Breast Cancer Awareness
|
|
|
MailTribune.com
  • A New Exit Strategy

    Interstate 5 access to and from Central Point headed in a different direction
  • CENTRAL POINT — Backed-up traffic at Exit 33 on Interstate 5 could become a thing of the past if about $3 million in improvements to the interchange is approved.
    • email print
    • If you go
      What: Discussion of proposed changes to Exit 33
      When: 6 to 8 p.m. Tuesday, Nov. 6
      Where: Central Point City Council Chambers, 140 S. Third St.
      » Read more
      X
      If you go
      What: Discussion of proposed changes to Exit 33

      When: 6 to 8 p.m. Tuesday, Nov. 6

      Where: Central Point City Council Chambers, 140 S. Third St.
  • CENTRAL POINT — Backed-up traffic at Exit 33 on Interstate 5 could become a thing of the past if about $3 million in improvements to the interchange is approved.
    Oregon Department of Transportation officials say the relatively simple improvements would accommodate traffic through 2030, when Central Point's population is expected to grow from about 17,300 to 26,000 people.
    The improvements under consideration include two right-turn lanes onto East Pine Street from the northbound off-ramp and two left-turn lanes from Pine to the southbound on-ramp. ODOT officials said a ballpark cost for the improvements is about $3 million.
    "They've filtered out quite a few different ideas to get to this point," said ODOT spokesman Gary Leaming.
    The changes were proposed as a result of an Interchange Access Management Plan for Exit 33 drafted by ODOT. The state recently conducted similar reports at every Interstate 5 interchange across the state.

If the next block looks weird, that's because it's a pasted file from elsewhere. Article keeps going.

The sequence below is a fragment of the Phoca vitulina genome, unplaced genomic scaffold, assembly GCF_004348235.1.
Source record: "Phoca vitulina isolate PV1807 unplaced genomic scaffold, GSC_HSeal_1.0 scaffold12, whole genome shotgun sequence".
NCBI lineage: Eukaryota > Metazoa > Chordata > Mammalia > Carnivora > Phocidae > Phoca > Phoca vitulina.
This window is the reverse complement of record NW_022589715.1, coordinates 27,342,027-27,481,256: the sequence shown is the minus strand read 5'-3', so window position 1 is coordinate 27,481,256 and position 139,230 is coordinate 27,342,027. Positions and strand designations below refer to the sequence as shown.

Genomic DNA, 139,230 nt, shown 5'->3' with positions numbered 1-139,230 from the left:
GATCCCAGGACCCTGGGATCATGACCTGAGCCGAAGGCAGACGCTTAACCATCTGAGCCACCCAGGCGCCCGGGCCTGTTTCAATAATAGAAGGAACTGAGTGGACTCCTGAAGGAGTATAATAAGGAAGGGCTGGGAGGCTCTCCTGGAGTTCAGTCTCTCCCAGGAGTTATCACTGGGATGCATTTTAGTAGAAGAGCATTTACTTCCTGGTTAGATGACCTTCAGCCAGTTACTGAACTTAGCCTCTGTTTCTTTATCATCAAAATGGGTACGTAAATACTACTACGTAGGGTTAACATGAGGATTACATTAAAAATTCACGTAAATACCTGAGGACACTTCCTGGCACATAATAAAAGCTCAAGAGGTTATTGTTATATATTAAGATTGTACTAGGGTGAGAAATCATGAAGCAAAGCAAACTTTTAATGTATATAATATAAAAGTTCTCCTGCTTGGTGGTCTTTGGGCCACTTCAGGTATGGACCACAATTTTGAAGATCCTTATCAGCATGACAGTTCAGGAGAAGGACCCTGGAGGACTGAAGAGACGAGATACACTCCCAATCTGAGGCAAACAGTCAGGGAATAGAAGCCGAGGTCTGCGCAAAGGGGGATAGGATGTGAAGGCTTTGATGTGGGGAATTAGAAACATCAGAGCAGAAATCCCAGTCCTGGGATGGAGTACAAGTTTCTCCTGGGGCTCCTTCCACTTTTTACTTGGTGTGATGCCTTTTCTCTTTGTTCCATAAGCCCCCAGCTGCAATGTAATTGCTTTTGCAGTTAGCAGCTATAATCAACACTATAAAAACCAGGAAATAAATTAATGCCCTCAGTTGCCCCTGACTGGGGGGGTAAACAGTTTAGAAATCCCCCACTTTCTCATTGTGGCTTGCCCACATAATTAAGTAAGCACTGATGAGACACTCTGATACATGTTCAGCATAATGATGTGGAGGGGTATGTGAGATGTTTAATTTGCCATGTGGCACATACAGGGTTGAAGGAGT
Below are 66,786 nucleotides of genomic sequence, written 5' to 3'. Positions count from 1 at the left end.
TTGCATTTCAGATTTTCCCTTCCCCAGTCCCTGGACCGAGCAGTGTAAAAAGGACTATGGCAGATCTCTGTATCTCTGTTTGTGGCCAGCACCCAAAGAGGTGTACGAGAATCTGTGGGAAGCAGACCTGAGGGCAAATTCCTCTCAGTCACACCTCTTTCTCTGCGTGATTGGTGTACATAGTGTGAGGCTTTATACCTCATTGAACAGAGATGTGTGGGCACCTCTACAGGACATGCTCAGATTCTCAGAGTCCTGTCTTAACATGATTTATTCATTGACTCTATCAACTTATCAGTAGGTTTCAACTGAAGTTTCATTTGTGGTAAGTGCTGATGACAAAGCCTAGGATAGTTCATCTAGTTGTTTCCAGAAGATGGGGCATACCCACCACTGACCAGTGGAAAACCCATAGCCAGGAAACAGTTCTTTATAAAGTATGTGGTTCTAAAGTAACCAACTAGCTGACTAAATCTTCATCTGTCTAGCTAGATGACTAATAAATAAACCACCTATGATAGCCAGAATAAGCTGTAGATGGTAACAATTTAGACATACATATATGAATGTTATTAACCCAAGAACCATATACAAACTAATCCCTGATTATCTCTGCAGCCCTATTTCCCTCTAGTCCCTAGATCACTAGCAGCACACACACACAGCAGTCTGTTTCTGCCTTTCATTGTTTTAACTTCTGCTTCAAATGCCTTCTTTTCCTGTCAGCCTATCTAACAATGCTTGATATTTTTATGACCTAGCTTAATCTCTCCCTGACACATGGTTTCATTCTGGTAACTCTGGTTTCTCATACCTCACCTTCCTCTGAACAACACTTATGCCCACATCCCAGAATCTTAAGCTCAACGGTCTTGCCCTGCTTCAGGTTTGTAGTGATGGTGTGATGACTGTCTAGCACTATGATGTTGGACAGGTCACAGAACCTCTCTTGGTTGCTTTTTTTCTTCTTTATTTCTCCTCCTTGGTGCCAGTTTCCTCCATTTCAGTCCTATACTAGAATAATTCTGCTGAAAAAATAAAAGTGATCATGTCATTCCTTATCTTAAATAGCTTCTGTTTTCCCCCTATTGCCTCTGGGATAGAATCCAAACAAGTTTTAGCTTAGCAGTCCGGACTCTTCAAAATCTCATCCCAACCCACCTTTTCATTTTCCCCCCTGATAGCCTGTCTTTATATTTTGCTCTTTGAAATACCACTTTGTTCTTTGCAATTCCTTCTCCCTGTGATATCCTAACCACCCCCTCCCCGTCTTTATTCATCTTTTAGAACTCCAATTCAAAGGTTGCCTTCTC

"So as development occurs, we kind of have a road map to guide us," said Allie Krull, project manager.
    Central Point is expected to become Jackson County's second largest city by 2030, outpacing Ashland. With population growth comes increased development, traffic and freight loads, transportation officials say.
    Transportation officials considered a divergent diamond pattern for Exit 33, similar to what is planned for the Fern Valley Interchange at Exit 24, or adding loop ramps. Those redesigns have been abandoned, however, because of the high cost and the difficulty in reconfiguring the exit, Leaming said.
    "These are pretty low-impact proposals if you're just adding an additional turn lane to help clear the interchange ramps," Leaming said.
    Additional improvements could include bike lanes, improved sidewalks and a bicycle traffic signal at the southbound on-ramp.
    ODOT officials said they are also considering making Jewett School Drive right-in, right-out-only at its intersection with Pine Street. An additional left turn lane could also be added from East Pine Street onto Freeman Road.
    "Those could be done as separate projects," Krull said.
    The plans likely wouldn't require any major right-of-way purchases, Krull added, though specifics are not yet available. ODOT said it has been coordinating with city officials to minimize any impacts on Central Point's planned improvements to East Pine Street as it runs through downtown.
    "We've been able to work it out so far," said Central Point Community Development Director Tom Humphrey. "The improvements haven't been as significant as they once thought."
    If the plans are approved, construction won't start for at least three years, as capital improvement funds are not yet available to pay for the project.
    "We're quite a few years out from any kind of construction," Leaming said.
    ODOT will present and discuss the proposed changes to Exit 33 during a meeting from 6 to 8 p.m. Tuesday, Nov. 6, at the Central Point City Council Chambers, 140 S. Third St.
    Reach reporter Ryan Pfeil at 541-776-4468 or by email at rpfeil@mailtribune.com.
Reader Reaction

      calendar